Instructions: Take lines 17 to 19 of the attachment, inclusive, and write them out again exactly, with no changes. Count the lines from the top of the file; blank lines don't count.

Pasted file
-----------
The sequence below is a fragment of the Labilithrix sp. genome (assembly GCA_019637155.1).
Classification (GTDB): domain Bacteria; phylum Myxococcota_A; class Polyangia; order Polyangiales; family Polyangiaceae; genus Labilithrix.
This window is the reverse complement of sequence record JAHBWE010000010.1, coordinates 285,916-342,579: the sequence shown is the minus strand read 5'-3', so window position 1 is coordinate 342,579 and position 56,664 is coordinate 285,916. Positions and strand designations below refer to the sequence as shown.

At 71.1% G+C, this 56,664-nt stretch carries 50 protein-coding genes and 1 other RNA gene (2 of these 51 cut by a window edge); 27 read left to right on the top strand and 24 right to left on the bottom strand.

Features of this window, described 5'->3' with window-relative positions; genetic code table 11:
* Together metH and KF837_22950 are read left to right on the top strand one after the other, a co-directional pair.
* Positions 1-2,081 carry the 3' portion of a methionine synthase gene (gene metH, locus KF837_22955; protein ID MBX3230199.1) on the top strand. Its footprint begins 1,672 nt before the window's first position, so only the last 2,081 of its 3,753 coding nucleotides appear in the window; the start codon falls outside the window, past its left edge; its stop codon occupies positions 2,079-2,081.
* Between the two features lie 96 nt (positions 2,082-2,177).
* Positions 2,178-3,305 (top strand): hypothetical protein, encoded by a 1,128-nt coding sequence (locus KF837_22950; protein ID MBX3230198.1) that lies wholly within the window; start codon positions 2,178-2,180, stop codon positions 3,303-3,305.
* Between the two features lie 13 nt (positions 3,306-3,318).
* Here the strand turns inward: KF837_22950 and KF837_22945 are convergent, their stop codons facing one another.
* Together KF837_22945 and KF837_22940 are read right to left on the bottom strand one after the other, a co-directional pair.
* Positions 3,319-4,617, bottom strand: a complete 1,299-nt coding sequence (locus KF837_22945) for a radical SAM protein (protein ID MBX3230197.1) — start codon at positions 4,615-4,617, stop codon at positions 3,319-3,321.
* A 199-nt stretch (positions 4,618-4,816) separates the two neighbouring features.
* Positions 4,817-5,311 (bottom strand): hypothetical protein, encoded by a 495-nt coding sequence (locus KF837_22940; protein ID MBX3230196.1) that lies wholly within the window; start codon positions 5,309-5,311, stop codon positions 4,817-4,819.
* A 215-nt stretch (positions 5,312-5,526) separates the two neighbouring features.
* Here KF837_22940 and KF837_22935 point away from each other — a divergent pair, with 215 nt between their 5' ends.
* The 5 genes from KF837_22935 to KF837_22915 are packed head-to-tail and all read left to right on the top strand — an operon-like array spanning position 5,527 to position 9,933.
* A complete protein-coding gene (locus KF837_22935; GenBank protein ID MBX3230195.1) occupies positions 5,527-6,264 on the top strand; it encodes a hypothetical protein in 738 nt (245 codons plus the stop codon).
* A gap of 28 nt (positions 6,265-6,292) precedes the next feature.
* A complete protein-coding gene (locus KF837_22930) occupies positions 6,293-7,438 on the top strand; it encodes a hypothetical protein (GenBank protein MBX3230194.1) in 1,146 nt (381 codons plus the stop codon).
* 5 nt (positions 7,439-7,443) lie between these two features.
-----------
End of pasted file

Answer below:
* Here KF837_22940 and KF837_22935 point away from each other — a divergent pair, with 215 nt between their 5' ends.
* The 5 genes from KF837_22935 to KF837_22915 are packed head-to-tail and all read left to right on the top strand — an operon-like array spanning position 5,527 to position 9,933.
* A complete protein-coding gene (locus KF837_22935; GenBank protein ID MBX3230195.1) occupies positions 5,527-6,264 on the top strand; it encodes a hypothetical protein in 738 nt (245 codons plus the stop codon).